Wholesale and Rclail Dealers in
LUMBER AND COAL.
Alse, Contractors and Builders.
Estimate made and contracts undertaken
en .ill kinds 1 buildings.
Branch Onice: .Ne..! XOKTI! Dl'KKhT.
VfICr. TO TIIK PUBLIC, j
G. SENER & SONS. .
Will continue te sell only
GKXUIXi: LYKEXS VALLEY
,tnd VTLKESBAR11E COALS1.
which are the best in the market, and sell as
LOW as the LOWEST, anil net only UUAIt- j
AXTEE FULL WEIGHT, butallew te WEIGH I
ON ANY scale in geed order. ,
AIM) I'eugh and Dressed Lumber. Sasln '
Deers, llliuils, Ac., at Lewest Market l'rice.s.
Olliee and yard northeast corner rrinccand
Walnut streets, Lancaster, la. janl-tfd
1UEAT BAKU A INS.
A Large Assortment of all kinds et
Are sliil sold at lower Kites than ever at the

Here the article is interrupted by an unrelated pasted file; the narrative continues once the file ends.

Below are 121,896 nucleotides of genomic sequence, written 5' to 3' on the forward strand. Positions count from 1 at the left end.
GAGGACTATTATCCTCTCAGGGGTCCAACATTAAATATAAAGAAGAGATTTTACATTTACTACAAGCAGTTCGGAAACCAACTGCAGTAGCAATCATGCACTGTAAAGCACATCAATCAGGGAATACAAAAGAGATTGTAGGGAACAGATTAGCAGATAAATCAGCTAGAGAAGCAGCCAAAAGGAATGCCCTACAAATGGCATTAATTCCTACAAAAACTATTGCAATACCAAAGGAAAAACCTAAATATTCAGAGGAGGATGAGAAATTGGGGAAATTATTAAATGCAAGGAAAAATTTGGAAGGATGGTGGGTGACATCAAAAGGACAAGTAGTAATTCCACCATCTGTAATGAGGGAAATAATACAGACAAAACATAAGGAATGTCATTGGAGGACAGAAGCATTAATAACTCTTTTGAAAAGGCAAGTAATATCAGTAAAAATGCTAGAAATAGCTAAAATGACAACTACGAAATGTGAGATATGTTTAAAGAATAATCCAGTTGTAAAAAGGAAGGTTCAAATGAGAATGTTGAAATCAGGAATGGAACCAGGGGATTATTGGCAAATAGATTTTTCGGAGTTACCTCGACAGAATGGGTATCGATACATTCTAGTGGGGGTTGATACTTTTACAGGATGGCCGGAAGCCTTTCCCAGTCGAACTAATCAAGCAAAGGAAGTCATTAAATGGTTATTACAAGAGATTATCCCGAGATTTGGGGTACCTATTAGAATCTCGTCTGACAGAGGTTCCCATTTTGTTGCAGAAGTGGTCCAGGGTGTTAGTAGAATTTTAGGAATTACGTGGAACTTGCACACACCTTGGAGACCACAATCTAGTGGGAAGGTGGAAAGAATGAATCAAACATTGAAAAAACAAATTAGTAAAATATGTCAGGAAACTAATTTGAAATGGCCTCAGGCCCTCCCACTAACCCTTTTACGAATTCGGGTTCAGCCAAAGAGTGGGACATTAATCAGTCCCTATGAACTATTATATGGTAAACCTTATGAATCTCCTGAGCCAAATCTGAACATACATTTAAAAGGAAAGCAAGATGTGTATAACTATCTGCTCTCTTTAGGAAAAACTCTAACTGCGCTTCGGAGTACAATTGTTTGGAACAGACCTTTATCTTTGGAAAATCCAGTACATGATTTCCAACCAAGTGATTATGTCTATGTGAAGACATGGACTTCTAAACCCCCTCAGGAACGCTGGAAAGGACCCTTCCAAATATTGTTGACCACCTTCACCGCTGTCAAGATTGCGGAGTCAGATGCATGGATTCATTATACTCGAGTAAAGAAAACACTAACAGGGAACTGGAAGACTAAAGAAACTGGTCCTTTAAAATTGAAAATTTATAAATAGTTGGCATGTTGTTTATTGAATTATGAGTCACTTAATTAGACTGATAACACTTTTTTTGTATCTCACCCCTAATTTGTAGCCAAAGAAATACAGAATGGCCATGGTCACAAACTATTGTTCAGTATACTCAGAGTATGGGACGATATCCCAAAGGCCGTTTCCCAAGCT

H. S. SHIRK,
2i2 WE-sT KING STREET.
Call and examine our steckand satisfy your-
sell that we can show tile largest assortment
of Brussels, Three plies and Ingrains at all
prices at the lowest Philadelphia pi Ices. ANn ,
en hand a large and complete assortment et '
BAG CARPETS. Satisfaction guaranteed both .
as te price and quality. Yeu are invited teeall i
and see my goods. Xe trouble in showing ,
them, even'if you de net want te purchase. '
Don't lergct this netice: Yeu can save1
money here if you want te buy.
Pariicularattcntien given te custom work.
Alse en hand a full assortment of Counter
panes. Oil Cleths and Blankets of every va
4 SPECIAL INVITATION TO ALL.
Te examine my stock of Parler Suits, Cham
ber Suits. Patent Mockers. Easy Chairs. Batuu I
Beckeis. II.it Hacks, Marble Tep Tables, Ex
tension Tables. Sideboards, Hair, Husk, Wire I